Filing a Wrongful Death Lawsuit in Tennessee

What can family members recover when a loved one dies?

Certain family members in Tennessee can recover damages when their loved one is killed as a result of someone else's wrongful act.

When a family member is killed as a result of someone's negligence, the responsible party isn't off the hook just because the deceased can't file a personal injury lawsuit themselves.

In Tennessee, certain surviving family members can recover damages from an at-fault party by filing a wrongful death lawsuit.

Wrongful death lawsuits are more complicated than traditional negligence lawsuits for several reasons, including the fact that not every surviving family member is allowed to file a lawsuit.

Let's take a close look at wrongful death lawsuits in Tennessee.

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What is a wrongful death lawsuit?

Tennessee's wrongful death statute can be found in Tennessee Code Annotated Section 20-5-106.

The law itself is long and full of "legalese," but here's what you need to know:

When a person is killed as a result of someone's wrongful act, the deceased no longer has the ability to file a personal injury lawsuit against the responsible party. Instead, the right to file the lawsuit passes to certain surviving family members. If the family members choose to file the lawsuit, it's called a "wrongful death lawsuit" and the family members can recover the damages the deceased would have been able to recover had they survived as well as compensation for the loss of the deceased.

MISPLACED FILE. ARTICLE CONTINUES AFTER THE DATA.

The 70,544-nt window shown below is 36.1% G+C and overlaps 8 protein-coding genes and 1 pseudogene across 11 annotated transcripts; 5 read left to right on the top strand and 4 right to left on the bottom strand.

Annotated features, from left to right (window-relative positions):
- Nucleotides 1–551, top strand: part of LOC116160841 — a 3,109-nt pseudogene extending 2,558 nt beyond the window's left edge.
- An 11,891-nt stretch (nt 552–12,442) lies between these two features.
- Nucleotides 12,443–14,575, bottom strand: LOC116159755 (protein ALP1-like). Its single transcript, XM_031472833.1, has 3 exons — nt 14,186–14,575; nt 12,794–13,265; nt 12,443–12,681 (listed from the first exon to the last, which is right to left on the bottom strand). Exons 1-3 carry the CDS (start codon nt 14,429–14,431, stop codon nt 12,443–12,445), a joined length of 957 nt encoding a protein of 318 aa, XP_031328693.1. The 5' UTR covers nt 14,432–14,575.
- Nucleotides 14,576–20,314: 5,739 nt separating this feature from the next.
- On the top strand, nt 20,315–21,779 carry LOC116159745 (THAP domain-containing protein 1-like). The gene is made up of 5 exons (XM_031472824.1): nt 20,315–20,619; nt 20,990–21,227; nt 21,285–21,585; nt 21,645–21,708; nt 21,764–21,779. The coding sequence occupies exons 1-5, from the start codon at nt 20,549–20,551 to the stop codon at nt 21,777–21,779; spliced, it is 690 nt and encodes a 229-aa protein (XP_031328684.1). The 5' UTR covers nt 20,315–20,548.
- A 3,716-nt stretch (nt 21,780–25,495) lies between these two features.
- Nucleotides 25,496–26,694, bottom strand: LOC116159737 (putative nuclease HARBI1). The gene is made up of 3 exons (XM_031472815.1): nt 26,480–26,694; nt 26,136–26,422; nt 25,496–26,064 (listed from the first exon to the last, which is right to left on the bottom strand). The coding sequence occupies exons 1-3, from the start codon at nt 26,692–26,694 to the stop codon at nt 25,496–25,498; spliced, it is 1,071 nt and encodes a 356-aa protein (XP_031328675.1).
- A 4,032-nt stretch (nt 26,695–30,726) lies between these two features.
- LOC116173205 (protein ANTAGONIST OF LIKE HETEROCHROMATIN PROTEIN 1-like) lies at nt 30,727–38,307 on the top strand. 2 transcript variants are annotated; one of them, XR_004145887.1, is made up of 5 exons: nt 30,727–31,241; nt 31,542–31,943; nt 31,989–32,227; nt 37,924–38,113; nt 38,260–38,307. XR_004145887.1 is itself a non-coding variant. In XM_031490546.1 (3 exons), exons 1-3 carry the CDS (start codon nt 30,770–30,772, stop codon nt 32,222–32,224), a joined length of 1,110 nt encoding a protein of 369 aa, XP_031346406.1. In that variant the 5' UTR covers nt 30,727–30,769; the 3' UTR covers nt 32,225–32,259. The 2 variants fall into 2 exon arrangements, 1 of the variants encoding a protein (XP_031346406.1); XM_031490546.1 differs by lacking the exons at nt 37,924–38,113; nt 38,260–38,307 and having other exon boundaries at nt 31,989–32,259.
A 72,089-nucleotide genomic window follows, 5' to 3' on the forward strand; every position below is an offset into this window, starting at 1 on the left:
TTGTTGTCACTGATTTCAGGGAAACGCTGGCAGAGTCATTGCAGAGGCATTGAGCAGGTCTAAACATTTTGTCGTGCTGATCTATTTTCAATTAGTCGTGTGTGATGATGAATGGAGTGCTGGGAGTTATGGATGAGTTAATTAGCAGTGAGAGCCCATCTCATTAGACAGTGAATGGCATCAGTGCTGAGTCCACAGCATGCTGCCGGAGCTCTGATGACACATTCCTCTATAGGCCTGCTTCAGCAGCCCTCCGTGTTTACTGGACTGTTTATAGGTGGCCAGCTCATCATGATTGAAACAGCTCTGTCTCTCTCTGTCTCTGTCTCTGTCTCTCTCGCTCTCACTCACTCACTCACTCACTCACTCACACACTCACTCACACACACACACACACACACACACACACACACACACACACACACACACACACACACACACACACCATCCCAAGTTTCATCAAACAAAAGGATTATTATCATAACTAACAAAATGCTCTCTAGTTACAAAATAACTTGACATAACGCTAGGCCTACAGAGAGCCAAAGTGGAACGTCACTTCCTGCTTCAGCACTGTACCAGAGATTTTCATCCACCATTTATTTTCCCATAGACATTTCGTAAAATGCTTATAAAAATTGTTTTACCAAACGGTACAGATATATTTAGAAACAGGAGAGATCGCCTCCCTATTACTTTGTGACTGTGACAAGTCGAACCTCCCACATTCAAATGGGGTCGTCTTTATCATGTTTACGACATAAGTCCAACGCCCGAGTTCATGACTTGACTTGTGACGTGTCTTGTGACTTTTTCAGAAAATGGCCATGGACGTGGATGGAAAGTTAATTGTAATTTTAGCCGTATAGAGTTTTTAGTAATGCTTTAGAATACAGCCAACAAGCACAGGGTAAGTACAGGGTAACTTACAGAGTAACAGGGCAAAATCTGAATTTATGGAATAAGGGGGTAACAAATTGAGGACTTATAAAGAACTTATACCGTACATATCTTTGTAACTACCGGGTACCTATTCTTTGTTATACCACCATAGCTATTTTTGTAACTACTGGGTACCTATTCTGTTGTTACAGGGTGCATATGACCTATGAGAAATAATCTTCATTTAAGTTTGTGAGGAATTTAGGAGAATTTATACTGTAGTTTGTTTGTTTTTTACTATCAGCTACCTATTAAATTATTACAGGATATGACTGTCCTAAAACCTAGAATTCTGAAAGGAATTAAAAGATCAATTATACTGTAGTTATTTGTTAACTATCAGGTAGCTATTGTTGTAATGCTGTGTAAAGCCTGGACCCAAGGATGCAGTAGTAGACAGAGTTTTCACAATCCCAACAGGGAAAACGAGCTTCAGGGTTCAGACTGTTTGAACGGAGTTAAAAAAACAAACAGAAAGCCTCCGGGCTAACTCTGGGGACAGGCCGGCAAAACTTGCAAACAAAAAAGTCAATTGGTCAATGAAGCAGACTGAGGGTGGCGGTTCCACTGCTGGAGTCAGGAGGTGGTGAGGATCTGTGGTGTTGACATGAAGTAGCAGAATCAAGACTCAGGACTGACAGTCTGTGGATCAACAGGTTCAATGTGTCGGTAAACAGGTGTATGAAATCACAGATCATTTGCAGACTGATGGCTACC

Enjuris tip: Some states have a wrongful death claim and a survival claim. The wrongful death claim is used to recover damages that result from the loss of the deceased. The survival claim is used to recover damages the deceased would have been able to recover had they survived.
In Tennessee, the survival claim is included in the wrongful death claim.

Wrongful death lawsuits are commonly filed after fatalities that result from:

Who can file a wrongful death lawsuit in Tennessee?

Tennessee only allows certain family members of the deceased to file a wrongful death lawsuit. Those family members (in order) are as follows:

  • The deceased's surviving spouse
  • The deceased's child or next of kin
  • The deceased's natural parent(s) if they had not surrendered or abandoned the deceased pursuant to a court order
  • The deceased's legally adoptive parent(s)

How do I file a wrongful death lawsuit in Tennessee?